(12:8) “V’Lokcha Sh’tai Sorim...Echod L’Olah V’Echod L’Chatos V’chepaer Oleha HaKohein V’toharah -Take two Turtle Doves..One for an elevation offering and one for a sin offering and the Kohein shall make atonement for her, and she shall be clean.” The actual order of the sacrifices is reversed? First we must remove the sin, only then can we come closer to Hashem through the elevation offering. Why then does the Torah write them listing the elevation offering before the sin offering? Perhaps we can say that coming closer to Hashem is the goal. Even though we must remove sin to get there, by listing the elevation offering first, we proclaim our intent from the start.

There are two forms of Loshon Hora. The Ohr Hachaim says one that is true but forbidden to say brings about Tzaras that is called Baheress, which comes from the word to clarify. The person wants to clarify his gossip. The second type is the slander which is totally untrue. This is punished by Seis a worse form of Tzaras. One is just on the surface the other is below the skin indicating that there is a more severe problem with the person.

   (13:13) "V'Roh Hakohein V'Hinei Kisiso Hatzoras es Kol H'Basar-The Kohein shall look and behold the affliction has covered the entire his entire flesh." Why does the Kohein declare the person pure when his entire flesh becomes covered with the affliction? The Talmud in Sanhedrin (97a) explains that the Moshiach will only come after all governments of the world become total heretics. This verse supports this as G-d's salvation is closest to man when his ordeal reaches its greatest intensity. It is then that the turning point in his destiny occurs.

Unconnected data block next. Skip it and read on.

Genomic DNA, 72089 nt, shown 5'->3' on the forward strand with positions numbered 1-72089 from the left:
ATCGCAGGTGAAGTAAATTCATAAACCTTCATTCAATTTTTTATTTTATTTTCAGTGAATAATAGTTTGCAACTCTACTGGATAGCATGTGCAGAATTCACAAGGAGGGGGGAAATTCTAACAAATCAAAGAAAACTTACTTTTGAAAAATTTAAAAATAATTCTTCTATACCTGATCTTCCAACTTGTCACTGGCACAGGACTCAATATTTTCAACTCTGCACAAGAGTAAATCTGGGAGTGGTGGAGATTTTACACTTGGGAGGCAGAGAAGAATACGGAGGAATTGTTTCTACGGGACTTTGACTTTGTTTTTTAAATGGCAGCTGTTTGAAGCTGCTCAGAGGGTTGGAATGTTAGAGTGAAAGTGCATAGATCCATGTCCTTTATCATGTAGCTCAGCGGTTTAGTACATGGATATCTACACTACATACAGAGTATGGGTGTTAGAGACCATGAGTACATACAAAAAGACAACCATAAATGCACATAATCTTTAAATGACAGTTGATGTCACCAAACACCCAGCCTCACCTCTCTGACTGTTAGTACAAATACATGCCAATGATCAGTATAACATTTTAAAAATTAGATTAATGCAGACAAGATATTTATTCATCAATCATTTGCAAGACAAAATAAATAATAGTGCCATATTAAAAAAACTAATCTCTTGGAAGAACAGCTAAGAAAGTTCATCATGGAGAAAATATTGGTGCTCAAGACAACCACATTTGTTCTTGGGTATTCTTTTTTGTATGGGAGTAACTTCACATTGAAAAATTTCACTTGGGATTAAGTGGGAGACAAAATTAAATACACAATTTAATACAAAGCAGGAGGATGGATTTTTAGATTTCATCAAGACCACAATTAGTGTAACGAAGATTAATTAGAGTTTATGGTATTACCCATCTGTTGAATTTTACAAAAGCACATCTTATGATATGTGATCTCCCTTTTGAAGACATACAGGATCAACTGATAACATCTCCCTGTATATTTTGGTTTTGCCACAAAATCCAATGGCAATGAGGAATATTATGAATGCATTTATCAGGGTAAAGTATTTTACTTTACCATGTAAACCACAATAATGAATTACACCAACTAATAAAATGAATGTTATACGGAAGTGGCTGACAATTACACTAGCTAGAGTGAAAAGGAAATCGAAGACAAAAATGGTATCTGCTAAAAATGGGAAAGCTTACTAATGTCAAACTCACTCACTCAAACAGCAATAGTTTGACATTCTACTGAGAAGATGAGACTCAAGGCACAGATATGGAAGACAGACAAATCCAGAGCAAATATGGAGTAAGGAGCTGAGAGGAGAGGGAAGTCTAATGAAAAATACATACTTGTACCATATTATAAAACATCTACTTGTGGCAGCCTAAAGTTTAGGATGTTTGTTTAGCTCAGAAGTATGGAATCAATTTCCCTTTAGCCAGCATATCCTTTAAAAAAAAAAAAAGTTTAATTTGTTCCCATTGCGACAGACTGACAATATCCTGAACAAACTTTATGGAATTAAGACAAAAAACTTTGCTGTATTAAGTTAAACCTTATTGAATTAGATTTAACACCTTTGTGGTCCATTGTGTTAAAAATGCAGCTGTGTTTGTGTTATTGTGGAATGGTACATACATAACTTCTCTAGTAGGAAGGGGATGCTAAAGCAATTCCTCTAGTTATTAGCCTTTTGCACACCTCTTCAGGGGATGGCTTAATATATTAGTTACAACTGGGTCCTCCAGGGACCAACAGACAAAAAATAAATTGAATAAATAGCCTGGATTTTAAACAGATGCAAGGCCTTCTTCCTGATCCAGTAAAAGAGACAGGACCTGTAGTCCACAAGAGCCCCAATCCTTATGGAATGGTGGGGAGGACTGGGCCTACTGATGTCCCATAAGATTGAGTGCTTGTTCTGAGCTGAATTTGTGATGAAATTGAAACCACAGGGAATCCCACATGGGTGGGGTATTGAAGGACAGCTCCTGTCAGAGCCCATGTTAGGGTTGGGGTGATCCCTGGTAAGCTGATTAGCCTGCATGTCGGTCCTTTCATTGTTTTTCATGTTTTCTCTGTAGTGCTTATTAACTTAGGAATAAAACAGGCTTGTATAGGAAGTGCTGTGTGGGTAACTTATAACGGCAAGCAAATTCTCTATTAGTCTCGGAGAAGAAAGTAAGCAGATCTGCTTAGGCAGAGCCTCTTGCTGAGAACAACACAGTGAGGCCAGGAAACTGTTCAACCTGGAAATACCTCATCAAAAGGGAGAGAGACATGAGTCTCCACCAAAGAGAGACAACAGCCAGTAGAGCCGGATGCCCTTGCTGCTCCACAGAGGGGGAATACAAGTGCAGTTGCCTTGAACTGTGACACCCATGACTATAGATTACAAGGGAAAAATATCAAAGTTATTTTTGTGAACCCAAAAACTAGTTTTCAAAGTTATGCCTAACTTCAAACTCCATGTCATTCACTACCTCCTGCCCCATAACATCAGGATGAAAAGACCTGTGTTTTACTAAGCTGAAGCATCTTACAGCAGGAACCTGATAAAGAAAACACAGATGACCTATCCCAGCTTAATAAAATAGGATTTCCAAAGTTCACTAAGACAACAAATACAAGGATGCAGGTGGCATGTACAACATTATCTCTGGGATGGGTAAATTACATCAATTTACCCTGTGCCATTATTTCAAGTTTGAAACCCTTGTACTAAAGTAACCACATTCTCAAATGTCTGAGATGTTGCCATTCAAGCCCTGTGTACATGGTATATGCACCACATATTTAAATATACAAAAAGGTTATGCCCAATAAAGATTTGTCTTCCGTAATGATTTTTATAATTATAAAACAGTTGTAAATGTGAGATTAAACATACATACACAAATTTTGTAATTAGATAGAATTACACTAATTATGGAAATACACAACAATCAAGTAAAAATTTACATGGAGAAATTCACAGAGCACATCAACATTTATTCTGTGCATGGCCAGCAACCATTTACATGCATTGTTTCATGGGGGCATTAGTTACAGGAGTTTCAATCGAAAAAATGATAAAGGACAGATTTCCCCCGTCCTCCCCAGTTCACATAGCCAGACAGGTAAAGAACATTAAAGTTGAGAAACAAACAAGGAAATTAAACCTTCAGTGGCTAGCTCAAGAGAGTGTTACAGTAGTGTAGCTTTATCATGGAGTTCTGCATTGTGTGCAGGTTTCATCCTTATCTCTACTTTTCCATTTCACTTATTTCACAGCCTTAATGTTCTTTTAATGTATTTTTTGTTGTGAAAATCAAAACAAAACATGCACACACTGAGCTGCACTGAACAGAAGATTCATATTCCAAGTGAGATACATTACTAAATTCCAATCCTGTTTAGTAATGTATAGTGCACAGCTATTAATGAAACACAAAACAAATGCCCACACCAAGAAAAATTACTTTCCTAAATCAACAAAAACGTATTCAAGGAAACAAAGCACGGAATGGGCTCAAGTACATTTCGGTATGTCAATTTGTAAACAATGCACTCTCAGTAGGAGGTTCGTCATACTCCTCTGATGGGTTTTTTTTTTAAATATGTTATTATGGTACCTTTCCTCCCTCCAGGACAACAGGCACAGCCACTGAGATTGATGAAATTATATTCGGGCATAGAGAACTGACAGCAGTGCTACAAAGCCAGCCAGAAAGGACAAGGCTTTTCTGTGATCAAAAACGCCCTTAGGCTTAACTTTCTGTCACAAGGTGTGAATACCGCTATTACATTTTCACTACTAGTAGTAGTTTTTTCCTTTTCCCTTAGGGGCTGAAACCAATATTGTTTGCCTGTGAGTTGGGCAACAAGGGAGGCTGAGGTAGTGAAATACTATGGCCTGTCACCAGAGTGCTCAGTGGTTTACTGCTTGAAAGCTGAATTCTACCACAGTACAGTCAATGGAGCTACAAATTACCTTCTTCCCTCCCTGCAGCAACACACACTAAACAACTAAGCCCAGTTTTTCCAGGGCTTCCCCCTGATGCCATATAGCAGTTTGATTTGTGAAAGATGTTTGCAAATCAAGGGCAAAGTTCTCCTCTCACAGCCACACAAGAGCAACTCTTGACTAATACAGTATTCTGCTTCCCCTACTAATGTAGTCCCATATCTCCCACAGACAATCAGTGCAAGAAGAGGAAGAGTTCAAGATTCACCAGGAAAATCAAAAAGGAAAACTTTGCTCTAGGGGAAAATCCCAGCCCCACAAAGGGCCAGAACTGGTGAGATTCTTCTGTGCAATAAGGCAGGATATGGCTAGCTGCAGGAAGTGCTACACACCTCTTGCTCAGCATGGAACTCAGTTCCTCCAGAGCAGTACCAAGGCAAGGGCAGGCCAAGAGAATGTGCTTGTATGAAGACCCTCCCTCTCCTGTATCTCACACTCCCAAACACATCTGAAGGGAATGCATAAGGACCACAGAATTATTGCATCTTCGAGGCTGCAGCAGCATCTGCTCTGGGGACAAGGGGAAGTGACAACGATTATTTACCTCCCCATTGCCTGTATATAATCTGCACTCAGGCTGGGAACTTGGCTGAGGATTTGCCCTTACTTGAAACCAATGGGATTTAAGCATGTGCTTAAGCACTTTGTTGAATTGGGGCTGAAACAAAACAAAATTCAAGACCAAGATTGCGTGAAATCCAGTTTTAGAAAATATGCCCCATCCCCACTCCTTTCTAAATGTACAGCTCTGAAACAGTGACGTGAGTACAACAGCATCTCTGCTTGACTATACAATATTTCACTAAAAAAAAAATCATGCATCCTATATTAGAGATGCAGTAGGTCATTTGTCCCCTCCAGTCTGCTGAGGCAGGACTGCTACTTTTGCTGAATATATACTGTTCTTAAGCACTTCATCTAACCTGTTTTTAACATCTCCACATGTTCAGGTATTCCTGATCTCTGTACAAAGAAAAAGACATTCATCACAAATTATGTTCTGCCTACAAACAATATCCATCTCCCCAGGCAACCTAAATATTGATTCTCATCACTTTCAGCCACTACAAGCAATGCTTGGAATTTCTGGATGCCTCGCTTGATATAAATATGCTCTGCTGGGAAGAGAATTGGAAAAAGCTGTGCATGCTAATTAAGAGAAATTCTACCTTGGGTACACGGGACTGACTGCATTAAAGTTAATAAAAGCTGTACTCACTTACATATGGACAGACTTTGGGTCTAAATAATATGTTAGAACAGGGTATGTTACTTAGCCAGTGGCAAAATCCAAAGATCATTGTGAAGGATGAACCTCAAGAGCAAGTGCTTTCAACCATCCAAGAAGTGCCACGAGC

(13:33) “V’hisgaloch-He must shave.” The person wishing to become pure must shave his entire body. The word “Hisgalach” is spelled with a large letter Gimmel. The Otzer Chaim says that this is a hint to the law that permits taking a haircut on the 33rd. day of the Omer because this is the 33rd Posuk. The Arizal says that from here we have a Remez that a boy receives his first haircut in his third year corresponding to the large Gimmel which has a numerical value of three.

   (13:47) "Wool and Linen" (13:48) "Linen and Wool" regarding wool listed first it is the material further from the body. The Tumeh comes first on what is more distant from the person. In the second case the order is what's is more valued.


   (9:1) “Vayehe Bayom Hashimini Koroh Moshe L’Aharon U’Vanav U’Lziknai Yisroel-It was on the eighth day that Moshe called to Aharon and his sons and to the elders of Israel.” Rashi comments that it was to announce that it was by divine command that Aharon entered the Mishkon and served as the high priest. That they not say he did this on his own authority. But even though Moshe proclaimed that he was acting only at Hashem’s behest, how could he make the people believe him if they had doubts? The Tiferes Shlomo writes that Moshe had within himself the spirit of the entire nation. When he served Hashem with all his heart, all the people were inspired with him. When he announced that he was carrying out Hashem’s command, the people felt a surge of enthusiasm at the service that was about to be carried out. When they became conscious of this spirit of holiness, they realize that it could be possible only because it was indeed Hashem’s command that was being performed. (Otzar Chaim)

(9:1) “Vayehe Bayom Hashimini-And it was on the eighth day.” The word “Vayehe” always hints to some sadness. Here it is the death of Aharon’s two sons. Nadav and Avihu. Many reasons have been given for their death by many commentators. Actually in Parshas Mishpatim by the giving of the Torah, we learned that Nadav and Avihu gazed at G-d while they ate and drank (Shemos 24:10) for this reason they may have deserved death but Hashem delayed their punishment not to mar the joy of the giving of the Torah. Instead He waited until this day, the day of the dedication of the Mishkon. It’s quite puzzling that this eighth day would be chosen since it is considered the most joyous day since the creation of the world?

R.Avigdor Miller gives the following explanation. Based on the Mesilas Yesharim he explains that in this world happiness is fleeting. In order for us to focus on the next world, Hashem’s plan is to interject sadness into people’s lives as a sobering experience. To teach us that you must always remain focused on the principal that true unadulterated joy will only come in the next world. What better time to insert this lesson than the most joyous day in the history of creation.